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Re: Relative Stiffness of Wood Shearwalls

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I am glad Gail brought up the point.
I learned a little more.
Gary

On 29 May 2004 at 2:26, Scott Maxwell wrote:

> Gail:
> 
> I would argure that the "old way" (before the days of engineering
> calculations, etc), buildings were commonly "empirically tested". 
> That is buildings were constructed in ways that "pushed the envelope"
> and the buildings (i.e. old Europeon churches, etc) were then
> "empirically tested"...in otherword, if they did not fall down or have
> parts that collapsed, then that construction method was continued.  If
> they did partially collapse or completely falldown, then "lessons were
> learned" and things were no longer built that way.
> 
> So, the point is that you CAN "empirically test" things per your
> enclosed "definition" ('"empirical"  means you can see something
> happened,  but you're not quite sure why it happened').  Now, one
> could argue that is no longer the case.  But, then someone else could
> argue that in some, if not many cases, research testing could really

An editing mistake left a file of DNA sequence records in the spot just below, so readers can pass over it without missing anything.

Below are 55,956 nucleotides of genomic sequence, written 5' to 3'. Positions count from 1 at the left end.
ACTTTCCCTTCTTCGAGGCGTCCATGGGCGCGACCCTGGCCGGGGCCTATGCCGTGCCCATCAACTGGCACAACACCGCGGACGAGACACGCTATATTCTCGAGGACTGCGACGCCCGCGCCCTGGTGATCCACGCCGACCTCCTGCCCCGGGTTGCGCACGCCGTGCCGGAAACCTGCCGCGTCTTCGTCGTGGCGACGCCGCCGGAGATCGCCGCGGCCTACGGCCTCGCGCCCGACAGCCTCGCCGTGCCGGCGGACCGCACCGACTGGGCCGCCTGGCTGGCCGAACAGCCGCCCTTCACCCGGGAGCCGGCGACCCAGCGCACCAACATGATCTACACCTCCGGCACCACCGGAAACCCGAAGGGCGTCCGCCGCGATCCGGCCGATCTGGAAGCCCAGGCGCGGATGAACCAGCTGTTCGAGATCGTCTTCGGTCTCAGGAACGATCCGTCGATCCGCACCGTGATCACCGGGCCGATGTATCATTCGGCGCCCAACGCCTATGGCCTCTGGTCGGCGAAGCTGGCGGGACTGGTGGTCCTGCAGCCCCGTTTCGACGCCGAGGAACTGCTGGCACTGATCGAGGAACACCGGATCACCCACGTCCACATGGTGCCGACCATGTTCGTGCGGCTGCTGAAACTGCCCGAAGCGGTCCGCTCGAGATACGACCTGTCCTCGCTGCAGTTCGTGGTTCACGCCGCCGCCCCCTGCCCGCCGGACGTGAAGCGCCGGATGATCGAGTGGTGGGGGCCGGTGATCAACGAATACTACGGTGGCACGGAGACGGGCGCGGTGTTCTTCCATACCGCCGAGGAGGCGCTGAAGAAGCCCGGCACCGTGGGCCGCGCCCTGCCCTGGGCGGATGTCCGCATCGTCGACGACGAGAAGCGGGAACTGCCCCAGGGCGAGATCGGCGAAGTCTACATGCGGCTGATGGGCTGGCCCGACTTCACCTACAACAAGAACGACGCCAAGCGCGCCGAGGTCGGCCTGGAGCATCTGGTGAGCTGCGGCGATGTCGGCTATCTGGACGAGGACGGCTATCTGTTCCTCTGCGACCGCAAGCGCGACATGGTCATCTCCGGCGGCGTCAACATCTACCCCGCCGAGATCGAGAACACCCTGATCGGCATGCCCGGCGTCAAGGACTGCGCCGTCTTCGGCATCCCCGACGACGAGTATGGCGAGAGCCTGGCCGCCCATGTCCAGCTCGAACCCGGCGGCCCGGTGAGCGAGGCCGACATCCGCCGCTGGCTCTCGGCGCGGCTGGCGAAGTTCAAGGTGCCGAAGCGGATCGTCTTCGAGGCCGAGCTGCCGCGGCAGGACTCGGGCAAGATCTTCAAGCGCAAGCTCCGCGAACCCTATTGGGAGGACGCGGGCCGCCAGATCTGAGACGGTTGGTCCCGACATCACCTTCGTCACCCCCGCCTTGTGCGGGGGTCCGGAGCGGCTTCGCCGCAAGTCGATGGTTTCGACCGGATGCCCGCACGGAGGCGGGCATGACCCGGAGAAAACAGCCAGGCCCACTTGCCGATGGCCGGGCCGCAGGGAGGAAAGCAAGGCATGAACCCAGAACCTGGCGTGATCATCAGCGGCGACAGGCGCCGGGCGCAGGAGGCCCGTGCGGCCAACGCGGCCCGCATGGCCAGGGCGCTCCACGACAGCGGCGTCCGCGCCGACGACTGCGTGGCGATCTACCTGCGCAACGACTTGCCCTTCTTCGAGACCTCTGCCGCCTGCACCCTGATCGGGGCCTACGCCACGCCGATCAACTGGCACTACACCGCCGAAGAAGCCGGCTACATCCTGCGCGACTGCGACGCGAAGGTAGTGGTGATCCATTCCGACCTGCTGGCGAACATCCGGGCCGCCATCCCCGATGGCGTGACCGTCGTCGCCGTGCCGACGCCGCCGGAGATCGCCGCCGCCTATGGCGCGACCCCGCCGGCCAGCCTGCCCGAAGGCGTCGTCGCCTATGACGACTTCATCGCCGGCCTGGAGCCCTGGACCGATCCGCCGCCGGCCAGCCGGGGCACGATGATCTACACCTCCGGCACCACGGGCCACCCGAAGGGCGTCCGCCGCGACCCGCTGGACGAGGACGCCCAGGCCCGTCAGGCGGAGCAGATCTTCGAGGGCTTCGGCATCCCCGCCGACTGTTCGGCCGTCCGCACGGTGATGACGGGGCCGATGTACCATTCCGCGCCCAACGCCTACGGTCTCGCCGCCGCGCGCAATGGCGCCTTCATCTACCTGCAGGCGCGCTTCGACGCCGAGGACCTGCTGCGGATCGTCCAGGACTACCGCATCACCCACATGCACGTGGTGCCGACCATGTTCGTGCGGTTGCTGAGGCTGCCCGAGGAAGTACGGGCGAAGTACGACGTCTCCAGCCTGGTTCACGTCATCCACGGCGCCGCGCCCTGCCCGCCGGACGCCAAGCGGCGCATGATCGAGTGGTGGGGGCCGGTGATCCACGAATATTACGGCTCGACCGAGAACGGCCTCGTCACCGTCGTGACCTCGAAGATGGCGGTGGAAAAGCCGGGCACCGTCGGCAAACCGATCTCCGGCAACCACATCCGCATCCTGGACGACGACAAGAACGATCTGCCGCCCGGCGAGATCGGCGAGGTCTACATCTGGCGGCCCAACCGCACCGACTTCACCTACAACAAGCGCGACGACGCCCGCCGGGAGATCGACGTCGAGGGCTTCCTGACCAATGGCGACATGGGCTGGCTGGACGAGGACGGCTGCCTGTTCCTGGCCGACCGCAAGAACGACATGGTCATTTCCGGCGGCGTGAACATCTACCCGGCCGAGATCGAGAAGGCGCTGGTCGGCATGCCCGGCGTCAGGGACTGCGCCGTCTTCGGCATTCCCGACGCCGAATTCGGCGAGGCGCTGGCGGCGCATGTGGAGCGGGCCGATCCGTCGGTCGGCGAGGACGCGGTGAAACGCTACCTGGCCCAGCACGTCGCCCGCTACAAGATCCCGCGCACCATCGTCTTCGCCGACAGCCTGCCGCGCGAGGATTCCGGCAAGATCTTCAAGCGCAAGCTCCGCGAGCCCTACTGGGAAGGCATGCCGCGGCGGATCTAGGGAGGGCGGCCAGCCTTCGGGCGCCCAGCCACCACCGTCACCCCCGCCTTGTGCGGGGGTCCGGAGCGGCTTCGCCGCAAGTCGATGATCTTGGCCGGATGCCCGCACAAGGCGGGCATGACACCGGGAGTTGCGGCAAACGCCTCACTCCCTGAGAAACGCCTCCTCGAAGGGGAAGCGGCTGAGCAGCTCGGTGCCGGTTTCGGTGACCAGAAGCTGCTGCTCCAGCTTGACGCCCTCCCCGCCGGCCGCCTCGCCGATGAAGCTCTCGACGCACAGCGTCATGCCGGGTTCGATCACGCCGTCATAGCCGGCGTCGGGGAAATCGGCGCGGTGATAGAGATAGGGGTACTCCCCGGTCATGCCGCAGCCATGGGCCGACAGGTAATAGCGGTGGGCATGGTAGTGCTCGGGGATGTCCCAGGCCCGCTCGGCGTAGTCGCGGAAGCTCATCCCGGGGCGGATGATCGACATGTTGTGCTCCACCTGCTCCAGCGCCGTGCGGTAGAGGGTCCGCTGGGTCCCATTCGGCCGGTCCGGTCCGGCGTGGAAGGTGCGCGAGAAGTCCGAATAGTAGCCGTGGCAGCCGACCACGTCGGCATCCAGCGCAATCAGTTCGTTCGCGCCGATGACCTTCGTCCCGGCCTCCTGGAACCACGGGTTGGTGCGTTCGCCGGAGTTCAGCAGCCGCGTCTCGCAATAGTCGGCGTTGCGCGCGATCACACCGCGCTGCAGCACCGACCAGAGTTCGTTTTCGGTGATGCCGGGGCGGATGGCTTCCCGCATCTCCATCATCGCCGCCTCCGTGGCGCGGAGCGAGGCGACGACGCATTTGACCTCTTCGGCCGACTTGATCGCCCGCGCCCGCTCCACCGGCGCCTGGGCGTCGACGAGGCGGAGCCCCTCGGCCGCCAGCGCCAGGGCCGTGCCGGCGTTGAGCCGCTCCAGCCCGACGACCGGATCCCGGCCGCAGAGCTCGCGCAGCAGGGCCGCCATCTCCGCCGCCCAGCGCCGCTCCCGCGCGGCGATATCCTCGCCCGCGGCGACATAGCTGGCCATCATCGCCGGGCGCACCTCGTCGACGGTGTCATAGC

> be "you see something happen, but not quite sure why it happened", but
> have some theories (and so maybe you do further testing to attempt to
> prove those theories).
> 
> So, while I would not have necessarily called it "empirical testing"
> myself, I can certain "see it" as such.
> 
> Regards,
> 
> Scott
> Adrian, MI
> 
> 
> On Fri, 28 May 2004 GSKWY(--nospam--at)aol.com wrote:
> 
> >
> > I agree with all of the definitions.  Basically, "empirical"  means
> > you can see something happened,  but you're not quite sure why it
> > happened. Or you expect it will happen, but you are not quite sure
> > why it will happen.
> >
> > Still, I don't think you can "empirically test" something.
> >
> > Gail Kelley
> >
> 
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